In regards to the gameplay, Epic Seven is notorious for being one of the grindiest games among all gacha games or this type. Games like this are inherently grindy, meaning that you have to replay the same thing over and over again in hopes of obtaining an item or advancing a level. Luck is a big factor in whether you get equipment that will help you progress, meaning that the amount of time you spend grinding away at this game could go on infinitely.

Edit: What I forgot to mention is that this is mostly an auto battler. That means that most of your time will not be spent playing, but watching the game play itself. You simply start a battle, hit the auto-play button, and the game does everything for you. Later on, you get a pet that lets you repeat missions so you don’t even need to restart battles. This is both good and bad as it saves time, but gameplay is mostly passive. With such passive gameplay, why bother even playing the game? Are you even playing? It’s sad that the auto-battle type of gacha games are so popular due to the repetitive, grindy, uncreative nature of such games.

Edit 2: I shoud’ve also mentioned that unlike other games in this genre, there’s no sweep system. A sweep system is where you can instantly complete a level that you’ve beaten before, obtaining the rewards from that level without wasting time. Epic Seven does not have such a system. Even though to can set a level on auto battle, you still need to watch the level play out in real time. There is no fast forward option either. It’s annoying and disrespectful of players’ time.

Progression matters not only to get through the single player content, but there is also a very big multiplayer component. If you are a player who spend nothing however, don’t even try to make any meaningful progress in the player-versus-player multiplayer mode. The most proficient players are those who have spent the most money on this game, more colloquially known as the “whales.” This is common for this type of gacha game as the more money you spend, the more powerful a player you will be. If you want to be one of the best players, you’re going to need to outspend people who’ve spent thousands, if not tens of thousands, if not even more than that.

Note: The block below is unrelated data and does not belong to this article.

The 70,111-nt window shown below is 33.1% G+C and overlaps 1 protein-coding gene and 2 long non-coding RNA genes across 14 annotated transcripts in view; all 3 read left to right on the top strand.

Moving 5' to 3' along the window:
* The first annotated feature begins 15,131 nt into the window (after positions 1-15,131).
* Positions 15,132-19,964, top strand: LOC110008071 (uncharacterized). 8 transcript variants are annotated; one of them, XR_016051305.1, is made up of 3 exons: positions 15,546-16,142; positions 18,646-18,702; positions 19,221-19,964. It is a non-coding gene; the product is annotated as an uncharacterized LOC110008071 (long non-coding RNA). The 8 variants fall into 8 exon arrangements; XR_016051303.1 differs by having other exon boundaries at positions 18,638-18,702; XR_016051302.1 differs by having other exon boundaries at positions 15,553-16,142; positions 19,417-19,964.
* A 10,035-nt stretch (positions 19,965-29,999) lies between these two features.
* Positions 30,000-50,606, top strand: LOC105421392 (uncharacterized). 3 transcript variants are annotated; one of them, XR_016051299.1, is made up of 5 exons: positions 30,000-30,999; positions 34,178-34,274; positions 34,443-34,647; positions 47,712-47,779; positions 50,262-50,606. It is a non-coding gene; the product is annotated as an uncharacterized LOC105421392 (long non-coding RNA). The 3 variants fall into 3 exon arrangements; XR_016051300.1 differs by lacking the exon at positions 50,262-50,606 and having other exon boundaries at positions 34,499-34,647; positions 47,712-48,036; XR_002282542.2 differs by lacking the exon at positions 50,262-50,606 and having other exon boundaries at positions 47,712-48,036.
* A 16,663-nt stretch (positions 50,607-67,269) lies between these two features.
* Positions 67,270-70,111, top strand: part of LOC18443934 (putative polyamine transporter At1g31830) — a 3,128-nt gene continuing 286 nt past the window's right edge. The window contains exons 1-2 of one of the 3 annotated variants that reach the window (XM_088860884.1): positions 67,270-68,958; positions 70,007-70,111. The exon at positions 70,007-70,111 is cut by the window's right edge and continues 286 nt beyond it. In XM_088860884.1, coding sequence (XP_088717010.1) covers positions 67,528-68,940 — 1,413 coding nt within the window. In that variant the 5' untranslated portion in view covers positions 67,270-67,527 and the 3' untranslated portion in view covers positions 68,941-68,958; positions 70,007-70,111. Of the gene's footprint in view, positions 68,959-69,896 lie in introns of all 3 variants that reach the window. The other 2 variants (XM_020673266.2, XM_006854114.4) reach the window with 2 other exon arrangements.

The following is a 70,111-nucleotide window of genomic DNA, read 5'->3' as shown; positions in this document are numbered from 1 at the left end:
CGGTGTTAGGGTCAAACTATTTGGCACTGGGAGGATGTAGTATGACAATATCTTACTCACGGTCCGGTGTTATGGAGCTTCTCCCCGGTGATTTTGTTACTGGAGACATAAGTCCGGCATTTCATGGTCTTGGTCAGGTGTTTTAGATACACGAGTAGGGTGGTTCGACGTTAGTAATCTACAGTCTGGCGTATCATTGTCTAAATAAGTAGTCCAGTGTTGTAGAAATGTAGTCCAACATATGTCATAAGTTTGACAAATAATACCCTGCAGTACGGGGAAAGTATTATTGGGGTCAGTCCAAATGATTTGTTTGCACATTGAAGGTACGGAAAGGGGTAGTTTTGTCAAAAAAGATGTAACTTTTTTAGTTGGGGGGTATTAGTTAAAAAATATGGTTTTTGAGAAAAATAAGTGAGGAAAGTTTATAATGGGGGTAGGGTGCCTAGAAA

The single player mode is fun enough, but still grindy. You need to keep in mind that the goal of this game is simply to make your characters or your team of characters stronger. This leads to the multiplayer where, again, you’re trying to get stronger. Which leads to the ultimate conclusion that you need to spend money because that’s the only way you can make any meaningful progression. Again, this is normal for this type of gacha game and if you are not prepared to throw away thousands of dollars, just play the game casually and don’t take it too serious.